Posted: Mon Mar 27, 2006 5:16 pm Post subject: 


Ah, but how is such an algorithm achieved, and why would it work on givens and not just the solution? This is the burning question. I know gsf has implemented an algorithm, but from his source code it's difficult to understand the algorithm itself, let alone why (or if?) it works on givens. 

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 Soultaker
 Joined: 28 Feb 2006  Posts: 49  :   Items 

Posted: Mon Mar 27, 2006 5:28 pm Post subject: 


For clarity; the (naive) algorithm I proposed was: try each of the 3 million or so possible permutations on the solution grid and determine which one results in the lexicographically smallest solution. Apply this same transformation to the original puzzle to bring it into normal form.
(By definition, a puzzle is in normal form if no transformation of the puzzle existst that results in a lexicographically smaller solution. A permutation is permissable only if you can apply it to any valid puzzle to obtain another valid puzzle.)
Lummox JR wrote:  Ah, but how is such an algorithm achieved, and why would it work on givens and not just the solution? 
I still have trouble understanding this question. Why wouldn't it work on givens? 

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 vidarino
 Joined: 10 Feb 2006  Posts: 38  :  Location: Haugesund, Norway  Items 

Posted: Mon Mar 27, 2006 5:52 pm Post subject: 


Soultaker wrote:  vidarino: what I worry about with that approach is that you might miss a chance to normalize the grid with a combination of operations. For example, swapping to columns and then swapping two rows may create an even 'smaller' grid, but if neither of those operations gives you an immediate improvement, your algorithm does neither and returns a nonoptimal solution.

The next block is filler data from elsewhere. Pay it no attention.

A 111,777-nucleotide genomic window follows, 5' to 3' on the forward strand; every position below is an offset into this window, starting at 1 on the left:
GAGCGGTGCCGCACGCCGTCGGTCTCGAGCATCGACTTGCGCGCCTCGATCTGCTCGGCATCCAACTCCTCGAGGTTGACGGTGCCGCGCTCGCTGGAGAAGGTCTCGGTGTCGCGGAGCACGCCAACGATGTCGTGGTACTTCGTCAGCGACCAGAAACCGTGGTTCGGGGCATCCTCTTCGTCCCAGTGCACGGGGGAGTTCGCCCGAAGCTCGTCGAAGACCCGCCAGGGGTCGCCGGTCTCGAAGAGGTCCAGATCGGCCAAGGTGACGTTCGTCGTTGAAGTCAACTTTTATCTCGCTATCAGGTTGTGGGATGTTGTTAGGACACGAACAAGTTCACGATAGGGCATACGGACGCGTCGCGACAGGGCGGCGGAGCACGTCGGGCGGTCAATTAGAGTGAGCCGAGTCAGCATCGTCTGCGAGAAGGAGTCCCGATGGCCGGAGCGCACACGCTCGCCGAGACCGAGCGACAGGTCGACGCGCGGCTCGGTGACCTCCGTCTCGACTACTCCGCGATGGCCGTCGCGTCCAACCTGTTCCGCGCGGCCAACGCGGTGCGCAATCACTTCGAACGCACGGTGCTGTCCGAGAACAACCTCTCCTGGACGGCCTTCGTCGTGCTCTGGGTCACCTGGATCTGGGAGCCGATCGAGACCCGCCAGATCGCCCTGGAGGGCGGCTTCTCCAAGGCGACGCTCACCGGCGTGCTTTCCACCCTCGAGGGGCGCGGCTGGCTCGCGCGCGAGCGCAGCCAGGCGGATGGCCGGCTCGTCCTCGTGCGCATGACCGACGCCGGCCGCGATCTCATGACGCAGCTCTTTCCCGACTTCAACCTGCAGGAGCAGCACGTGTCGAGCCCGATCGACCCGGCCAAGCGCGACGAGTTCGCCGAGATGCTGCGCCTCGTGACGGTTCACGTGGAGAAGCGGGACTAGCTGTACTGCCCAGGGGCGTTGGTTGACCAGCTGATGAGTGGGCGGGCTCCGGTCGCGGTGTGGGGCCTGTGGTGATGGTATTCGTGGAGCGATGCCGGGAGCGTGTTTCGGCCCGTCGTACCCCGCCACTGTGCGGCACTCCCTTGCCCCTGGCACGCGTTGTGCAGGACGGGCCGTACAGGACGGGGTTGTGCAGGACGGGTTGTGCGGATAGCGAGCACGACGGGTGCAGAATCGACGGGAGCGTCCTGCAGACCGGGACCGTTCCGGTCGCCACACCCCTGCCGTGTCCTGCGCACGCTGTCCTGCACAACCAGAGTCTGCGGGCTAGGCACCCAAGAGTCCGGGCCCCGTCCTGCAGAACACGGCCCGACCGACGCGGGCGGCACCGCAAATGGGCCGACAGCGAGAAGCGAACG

Ah, don't worry about me.
I was just using those transformations to explain the workings of such an algorithm. I have actually implemented the straightforward algorithm you proposed, trying all 3359232 (6^8*2) permutations and finding the lexicographically smallest of the bunch.
It takes a few seconds to run, though, so I should probably look into cleaning it up a bit.
Vidar 

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 Lummox JR
 Joined: 07 Sep 2005  Posts: 202  :   Items 

Posted: Mon Mar 27, 2006 6:20 pm Post subject: 


Transformation from one solution grid to a canonical form could be done in a number of different ways via different steps. Givens comprise only part of the solution, so depending on how those transformations were done, two equivalent puzzles could conceivably have the same canonical solution grid while still having two different sets of givens.
If two isomorphic solution grids have the same canonical form (as they should, if it's truly canonical), there's no guarantee the transformations involved would provide a canonical set of givensmerely two isomorphic puzzles with the same solution. If the first step of canonicalization is to relabel the digits in box 1, for instance, then a puzzle that had been flipped horizontally would have to go through a different set of transformations (besides just adding a horizontal flip) to reach canonical form than one that had not. If the first step was rearranging columns and/or rows, then a puzzle that had had its digits permuted would go through a different set of rearrangements.
It does not necessarily follow that a process to find a canonical form of the solution grid also yields a canonical puzzle. You can compare this to sorting terminology, where a sort guarantees the results are in order, but only a stable sort guarantees that equivalent items remain in the same relative order they started. A sudoku puzzle may have three 9's, and the transformations will tell you which 3 givens correspond to them, but that result could be different for other forms of the same puzzle, if the transformation process is not stable.